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Climbing Paper Prices Push Mountain Equipment Co-op to Shift Gears

After two paper price increases in 2004, Canadian cataloger Mountain Equipment Co-op reduced its annual circulation of 1.2 million by 20 percent earlier this year. However, the company also broadened its media mix for communicating with consumers. The strategy is proving successful, with year-to-date sales up 7 percent.

Paper prices are “a key input cost in our promotional expenditure, but my budget isn't necessarily growing,” said Peter ter Weeme, MEC vice president of marketing and communications. So when the cumulative effect of the two price increases came in at a 15 percent premium versus a year ago, “we had to get very creative at how to maintain contact strategies.”

Paper prices have risen for publishers and catalogers by as much as 20 percent in the past 12 months, according to published reports. Coupled with next year's expected postal rate increase of 5.4 percent, it seems fair to say that MEC isn't the only cataloger rethinking its circulation.

MEC, Vancouver, British Columbia, began in March to broaden its mix of tools for communicating with customers so that it relies less heavily on print catalogs. The goal is to migrate as many people as possible to its Web site, mec.ca, from the catalog, ter Weeme said.

MEC is a retail co-op that consumers join to buy its selection of outdoors gear via its catalogs, 10 stores and Web site. MEC has 2.2 million members, 200,000 of which are based in the United States. About 175,000 new members join yearly, though MEC does no prospecting.

One strategy MEC adopted to reduce paper costs is to put all names from a single household on one catalog instead of mailing multiple copies displaying an individual name. In some cases, four books had been going to the same address.

A second strategy has been to “target with greater discipline those who have demonstrated behavior that they use the catalog as a primary shopping tool,” ter Weeme said.

In other words, customers who don't typically respond to receipt of a catalog by placing an order of a minimum dollar value have begun receiving a postcard instead. The spring/summer edition of the less-expensive four-color direct mail piece featured a photograph of a person running through a dramatic rock formation on both the front and back. The back also shows a computer mouse icon and this copy: “Start shopping now at www.mec.ca. Safe, simple and secure. It's the best way to gear up for spring.” At the bottom of the postcard are telephone numbers for U.S. and international shoppers.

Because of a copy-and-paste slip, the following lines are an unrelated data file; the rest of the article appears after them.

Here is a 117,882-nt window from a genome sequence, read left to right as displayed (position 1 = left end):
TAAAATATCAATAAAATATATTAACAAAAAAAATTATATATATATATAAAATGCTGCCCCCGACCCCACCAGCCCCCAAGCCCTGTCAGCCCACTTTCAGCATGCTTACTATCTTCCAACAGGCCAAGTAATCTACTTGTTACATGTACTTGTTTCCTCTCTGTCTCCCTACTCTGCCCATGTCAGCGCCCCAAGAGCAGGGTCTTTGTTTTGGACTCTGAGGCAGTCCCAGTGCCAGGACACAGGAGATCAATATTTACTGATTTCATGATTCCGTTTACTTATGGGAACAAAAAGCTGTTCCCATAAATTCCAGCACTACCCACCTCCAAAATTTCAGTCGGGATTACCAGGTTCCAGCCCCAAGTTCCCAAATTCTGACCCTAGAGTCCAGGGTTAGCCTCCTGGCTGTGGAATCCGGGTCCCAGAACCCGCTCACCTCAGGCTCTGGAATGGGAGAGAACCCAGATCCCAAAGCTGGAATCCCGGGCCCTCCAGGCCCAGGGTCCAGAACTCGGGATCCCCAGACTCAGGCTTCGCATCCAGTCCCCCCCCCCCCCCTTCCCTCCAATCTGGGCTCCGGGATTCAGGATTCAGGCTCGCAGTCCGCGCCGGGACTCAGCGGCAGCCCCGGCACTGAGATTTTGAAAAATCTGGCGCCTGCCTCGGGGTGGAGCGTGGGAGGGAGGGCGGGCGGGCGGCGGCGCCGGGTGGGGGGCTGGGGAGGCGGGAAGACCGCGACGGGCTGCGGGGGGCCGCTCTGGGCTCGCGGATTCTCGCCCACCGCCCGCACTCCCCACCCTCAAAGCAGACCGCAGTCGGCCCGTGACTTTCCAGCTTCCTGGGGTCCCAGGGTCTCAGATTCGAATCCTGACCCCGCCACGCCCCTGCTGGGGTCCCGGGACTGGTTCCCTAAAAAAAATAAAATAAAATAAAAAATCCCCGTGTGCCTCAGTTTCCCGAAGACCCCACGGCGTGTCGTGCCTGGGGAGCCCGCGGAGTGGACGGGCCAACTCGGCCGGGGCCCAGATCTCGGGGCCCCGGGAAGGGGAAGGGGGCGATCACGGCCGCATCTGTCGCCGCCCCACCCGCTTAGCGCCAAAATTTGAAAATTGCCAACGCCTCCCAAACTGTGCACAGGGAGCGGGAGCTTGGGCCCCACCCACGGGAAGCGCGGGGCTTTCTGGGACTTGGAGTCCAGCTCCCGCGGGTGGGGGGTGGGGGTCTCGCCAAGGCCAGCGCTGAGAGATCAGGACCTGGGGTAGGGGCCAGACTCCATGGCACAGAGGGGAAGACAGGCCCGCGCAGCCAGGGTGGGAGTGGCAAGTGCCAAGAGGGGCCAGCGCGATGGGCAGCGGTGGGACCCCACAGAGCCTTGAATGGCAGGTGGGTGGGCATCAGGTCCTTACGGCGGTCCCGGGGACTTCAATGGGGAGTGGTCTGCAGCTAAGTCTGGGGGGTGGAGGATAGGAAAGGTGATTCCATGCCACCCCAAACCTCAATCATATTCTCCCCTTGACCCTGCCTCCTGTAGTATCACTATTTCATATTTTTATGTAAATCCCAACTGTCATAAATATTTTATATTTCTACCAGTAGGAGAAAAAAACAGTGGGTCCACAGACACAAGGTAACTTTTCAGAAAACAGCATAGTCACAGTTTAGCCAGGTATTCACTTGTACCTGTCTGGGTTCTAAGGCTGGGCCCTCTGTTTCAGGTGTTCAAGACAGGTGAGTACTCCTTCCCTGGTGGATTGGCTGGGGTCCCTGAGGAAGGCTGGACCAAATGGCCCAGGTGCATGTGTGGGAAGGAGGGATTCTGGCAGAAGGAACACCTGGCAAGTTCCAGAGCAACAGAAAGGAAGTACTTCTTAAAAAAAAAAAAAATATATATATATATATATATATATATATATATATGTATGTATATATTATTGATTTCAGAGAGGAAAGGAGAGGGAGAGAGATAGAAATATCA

“We're making a more appropriate communications investment for their level of spend,” ter Weeme said of the postcard.

Finally, customers who haven't transacted with MEC in a few years have begun getting e-mails instead of catalogs.

The new strategy will be repeated for the company's fall/winter mailing, which begins next month, with a few minor changes.

“In a couple of segments, we're being more generous about who is getting the catalog,” ter Weeme said. The company pulled back its distribution internationally and might have overdone it, he said. Some sales were probably lost. To try to regain those sales, the company will increase the number of catalogs it mails internationally for the fall/winter mailing.

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